H omeHaven, a New Haven-based nonprofit aimed at enriching the lives of the seniors who make up its membership, isn’t slowing down.
The group, with headquarters and a small staff on Whitney Avenue, utilizes its band of member-volunteers to serve nearly 200 individuals with a variety of benefits. Among typical members—senior citizens who wish to remain in their own homes instead of moving into nursing homes—those benefits may include organizing assistance after surgery, arranging social and cultural activities or simply helping with household duties, like winter storm-proofing or replacing light bulbs.
HomeHaven’s activities delve into the more comprehensive, too, like researching and compiling its “Report of Life-Care Alternatives in the New Haven Area,” a bound booklet outlining several local assisted living and retirement facilities for interested members. The book details facilities’ costs, entry requirements and strengths and weaknesses.
Much of HomeHaven’s ambitious agenda is pushed forward by the boundless energy of executive director Frances “Bitsie” Clark, whose incomparable resume includes nineteen years as the executive director of the Arts Council of Greater New Haven and four terms serving as the alderwoman for the 7th Ward downtown.
“She knows everyone in practically the entire Western Hemisphere,” jokes Louis Audette, the recently elected president of HomeHaven’s board of directors, about the enterprising Clark, who, at 82 years young, constantly challenges the organization to reach new goals, including broadening its base. The group is currently launching a pilot program to explore expanding services to the Beaver Hills neighborhood, an area adjacent to Westville. Clark says that although members are very active, she would like the group to be more diverse to reflect New Haven’s economic and racial makeup.
Currently the group is comprised of three “villages” dictated by location. There’s East Rock Village, serving downtown and Wooster Square, and East Haven, North Haven and Hamden. Westville Village naturally serves western areas of the city, and Amity Village serves Orange, Woodbridge and Milford. Members pay $800 a year per couple, or $600 for a single membership, and the group subsidizes about 10 percent of its memberships based on annual income gradations. Audette says these dues largely support the office and also pay for services provided to the small percentage of members who are most in need. Some members view their payment as an “insurance policy,” he says, ensuring the group exists when they get older, while taking advantage of the social activities for now.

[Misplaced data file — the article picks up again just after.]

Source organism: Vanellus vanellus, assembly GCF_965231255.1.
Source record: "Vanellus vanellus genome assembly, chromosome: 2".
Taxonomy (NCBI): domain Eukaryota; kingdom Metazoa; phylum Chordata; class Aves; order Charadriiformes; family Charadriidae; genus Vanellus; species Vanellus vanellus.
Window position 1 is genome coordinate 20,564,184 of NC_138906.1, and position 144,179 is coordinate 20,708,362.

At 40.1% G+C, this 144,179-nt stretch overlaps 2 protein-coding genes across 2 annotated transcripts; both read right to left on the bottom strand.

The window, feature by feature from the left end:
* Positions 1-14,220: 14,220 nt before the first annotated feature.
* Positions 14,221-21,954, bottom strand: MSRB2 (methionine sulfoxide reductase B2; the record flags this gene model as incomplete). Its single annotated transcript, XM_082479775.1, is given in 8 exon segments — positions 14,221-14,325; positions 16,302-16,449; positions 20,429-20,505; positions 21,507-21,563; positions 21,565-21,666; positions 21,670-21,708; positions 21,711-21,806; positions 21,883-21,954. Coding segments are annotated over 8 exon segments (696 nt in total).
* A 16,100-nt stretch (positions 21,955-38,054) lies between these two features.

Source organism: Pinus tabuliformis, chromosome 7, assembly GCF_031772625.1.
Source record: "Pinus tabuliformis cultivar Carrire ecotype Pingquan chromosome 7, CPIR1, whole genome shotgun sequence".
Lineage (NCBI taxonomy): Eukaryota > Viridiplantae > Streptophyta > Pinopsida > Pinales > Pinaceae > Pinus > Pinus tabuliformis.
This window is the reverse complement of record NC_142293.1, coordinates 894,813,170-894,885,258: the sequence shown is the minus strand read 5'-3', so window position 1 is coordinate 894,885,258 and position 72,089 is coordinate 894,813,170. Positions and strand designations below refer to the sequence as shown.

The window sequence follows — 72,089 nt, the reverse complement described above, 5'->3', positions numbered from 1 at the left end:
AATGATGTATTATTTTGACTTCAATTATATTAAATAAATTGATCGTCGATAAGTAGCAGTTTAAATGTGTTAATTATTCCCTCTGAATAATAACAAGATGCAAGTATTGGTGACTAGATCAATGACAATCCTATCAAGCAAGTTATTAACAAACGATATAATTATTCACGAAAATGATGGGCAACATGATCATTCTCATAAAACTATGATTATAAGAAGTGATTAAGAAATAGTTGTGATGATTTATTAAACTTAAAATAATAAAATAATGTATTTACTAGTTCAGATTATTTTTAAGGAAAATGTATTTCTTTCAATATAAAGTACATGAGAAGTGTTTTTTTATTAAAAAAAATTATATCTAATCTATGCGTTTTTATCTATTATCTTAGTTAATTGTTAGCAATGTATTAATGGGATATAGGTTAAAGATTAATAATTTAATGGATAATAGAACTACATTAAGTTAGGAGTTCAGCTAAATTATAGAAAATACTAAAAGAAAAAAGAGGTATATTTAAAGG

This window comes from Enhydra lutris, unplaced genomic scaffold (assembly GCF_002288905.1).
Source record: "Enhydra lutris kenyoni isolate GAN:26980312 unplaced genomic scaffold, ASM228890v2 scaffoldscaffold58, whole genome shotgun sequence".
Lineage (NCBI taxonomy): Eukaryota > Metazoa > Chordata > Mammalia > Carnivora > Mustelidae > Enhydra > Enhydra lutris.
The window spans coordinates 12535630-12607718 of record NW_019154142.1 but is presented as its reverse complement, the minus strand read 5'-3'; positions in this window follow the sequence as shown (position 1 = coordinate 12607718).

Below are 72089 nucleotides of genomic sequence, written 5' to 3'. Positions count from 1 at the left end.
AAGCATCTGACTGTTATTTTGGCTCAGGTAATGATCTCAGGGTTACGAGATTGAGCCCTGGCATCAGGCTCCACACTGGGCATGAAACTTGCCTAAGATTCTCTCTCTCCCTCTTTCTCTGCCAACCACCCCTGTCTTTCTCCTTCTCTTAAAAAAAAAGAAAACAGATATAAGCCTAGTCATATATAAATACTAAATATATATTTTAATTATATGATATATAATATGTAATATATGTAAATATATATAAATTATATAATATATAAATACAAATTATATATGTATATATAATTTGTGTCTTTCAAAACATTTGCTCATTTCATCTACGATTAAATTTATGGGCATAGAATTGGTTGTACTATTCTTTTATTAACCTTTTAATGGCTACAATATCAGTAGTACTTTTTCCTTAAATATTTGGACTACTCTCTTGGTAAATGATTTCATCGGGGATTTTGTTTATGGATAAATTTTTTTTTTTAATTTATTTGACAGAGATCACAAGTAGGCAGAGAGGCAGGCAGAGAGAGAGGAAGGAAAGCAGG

HomeHaven is part of a national model, the Village to Village Network, an organization made up of similar groups established all over the country, which provides guidance and hosts annual conferences. New Haven’s chapter first began several years ago, when Audette and a group of motivated East Rock neighbors visited the Beacon Hill Village in Boston, the very first group of its kind, launched in 2002.
Interest in forming a New Haven-based group was high. In 2007, founding members began canvassing, and the group raised $160,000 from individual donations alone.
With donations came requests from those who were interested in joining but lived outside the area initially served. It didn’t make sense for them to form their own non-profits, so HomeHaven was born, an umbrella group housing the individual “villages,” each organizing their own recruitment and volunteer efforts.
“It’s the hub of a wheel,” Audette says of HomeHaven, a wheel that’s constantly spinning with the good efforts of its member volunteers—many former Yale Professors or other notable professionals—who create and enhance planned activities with their own talents and interests.
The group, for instance, went to see Hamlet starring Paul Giamatti at the Yale Rep last spring. Afterward, one of their members, a former English teacher, gave a lecture on the play. There’s a member group called “Cooking in Different Languages,” an effort to explore international cuisines that was so popular it had to split into two. The memoir-writing group also broke into two when a large number of members clamored to join.
“Second Sunday” is an event Audette—a musician himself—holds monthly at his home featuring bluegrass and folk bands; he says nearly half of the attendees are typically HomeHaven members. HomeHaven talks politics, too, and hosted a mayoral debate at the United Church on the Green in August. Also this summer, the group threw a dance party and potluck (pictured above) at Lighthouse Point Park in Morris Cove.
These and other events, as well as health tips, member profiles, birthday announcements and photos, are highlighted in a monthly newsletter, distributed to members online as well as in print.
HomeHaven, it seems, is many things at once. It’s guidance in a world that can be overwhelming. It’s reassurance for children living far away from aging parents. It’s aid for members with medical needs, and the promise of future aid for those in fine health. It’s socialization and community.
In the beginning, now-board president Audette wasn’t even sure he wanted in as a rank-and-filer. After taking the plunge, he “met the most amazing people,” and, like many members, found a second home along the way.
291 Whitney Avenue, Suite 103, New Haven (map)
Written by Cara McDonough. Photographed by Judy Sirota Rosenthal.